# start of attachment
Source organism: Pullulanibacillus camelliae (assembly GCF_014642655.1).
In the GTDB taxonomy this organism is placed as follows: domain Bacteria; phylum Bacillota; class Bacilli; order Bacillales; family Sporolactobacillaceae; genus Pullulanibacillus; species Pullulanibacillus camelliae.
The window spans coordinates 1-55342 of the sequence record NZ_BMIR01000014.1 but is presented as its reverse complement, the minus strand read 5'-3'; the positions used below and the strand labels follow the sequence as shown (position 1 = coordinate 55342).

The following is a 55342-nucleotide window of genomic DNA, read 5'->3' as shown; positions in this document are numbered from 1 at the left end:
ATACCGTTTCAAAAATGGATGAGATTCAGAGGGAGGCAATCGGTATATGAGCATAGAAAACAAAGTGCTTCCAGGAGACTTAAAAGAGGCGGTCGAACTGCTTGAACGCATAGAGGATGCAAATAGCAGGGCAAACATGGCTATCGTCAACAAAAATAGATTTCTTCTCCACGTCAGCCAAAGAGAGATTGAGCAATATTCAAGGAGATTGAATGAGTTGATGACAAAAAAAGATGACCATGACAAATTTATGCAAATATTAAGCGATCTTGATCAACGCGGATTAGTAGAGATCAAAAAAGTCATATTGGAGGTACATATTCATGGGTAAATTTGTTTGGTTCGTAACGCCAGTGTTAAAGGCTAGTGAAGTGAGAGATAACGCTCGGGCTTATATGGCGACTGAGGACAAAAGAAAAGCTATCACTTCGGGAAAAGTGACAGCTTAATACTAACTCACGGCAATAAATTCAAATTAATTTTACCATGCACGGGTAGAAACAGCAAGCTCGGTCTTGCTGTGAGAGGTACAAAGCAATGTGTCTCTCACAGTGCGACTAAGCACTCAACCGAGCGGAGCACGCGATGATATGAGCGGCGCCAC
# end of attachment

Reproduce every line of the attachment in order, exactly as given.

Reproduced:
Source organism: Pullulanibacillus camelliae (assembly GCF_014642655.1).
In the GTDB taxonomy this organism is placed as follows: domain Bacteria; phylum Bacillota; class Bacilli; order Bacillales; family Sporolactobacillaceae; genus Pullulanibacillus; species Pullulanibacillus camelliae.
The window spans coordinates 1-55342 of the sequence record NZ_BMIR01000014.1 but is presented as its reverse complement, the minus strand read 5'-3'; the positions used below and the strand labels follow the sequence as shown (position 1 = coordinate 55342).

The following is a 55342-nucleotide window of genomic DNA, read 5'->3' as shown; positions in this document are numbered from 1 at the left end:
ATACCGTTTCAAAAATGGATGAGATTCAGAGGGAGGCAATCGGTATATGAGCATAGAAAACAAAGTGCTTCCAGGAGACTTAAAAGAGGCGGTCGAACTGCTTGAACGCATAGAGGATGCAAATAGCAGGGCAAACATGGCTATCGTCAACAAAAATAGATTTCTTCTCCACGTCAGCCAAAGAGAGATTGAGCAATATTCAAGGAGATTGAATGAGTTGATGACAAAAAAAGATGACCATGACAAATTTATGCAAATATTAAGCGATCTTGATCAACGCGGATTAGTAGAGATCAAAAAAGTCATATTGGAGGTACATATTCATGGGTAAATTTGTTTGGTTCGTAACGCCAGTGTTAAAGGCTAGTGAAGTGAGAGATAACGCTCGGGCTTATATGGCGACTGAGGACAAAAGAAAAGCTATCACTTCGGGAAAAGTGACAGCTTAATACTAACTCACGGCAATAAATTCAAATTAATTTTACCATGCACGGGTAGAAACAGCAAGCTCGGTCTTGCTGTGAGAGGTACAAAGCAATGTGTCTCTCACAGTGCGACTAAGCACTCAACCGAGCGGAGCACGCGATGATATGAGCGGCGCCAC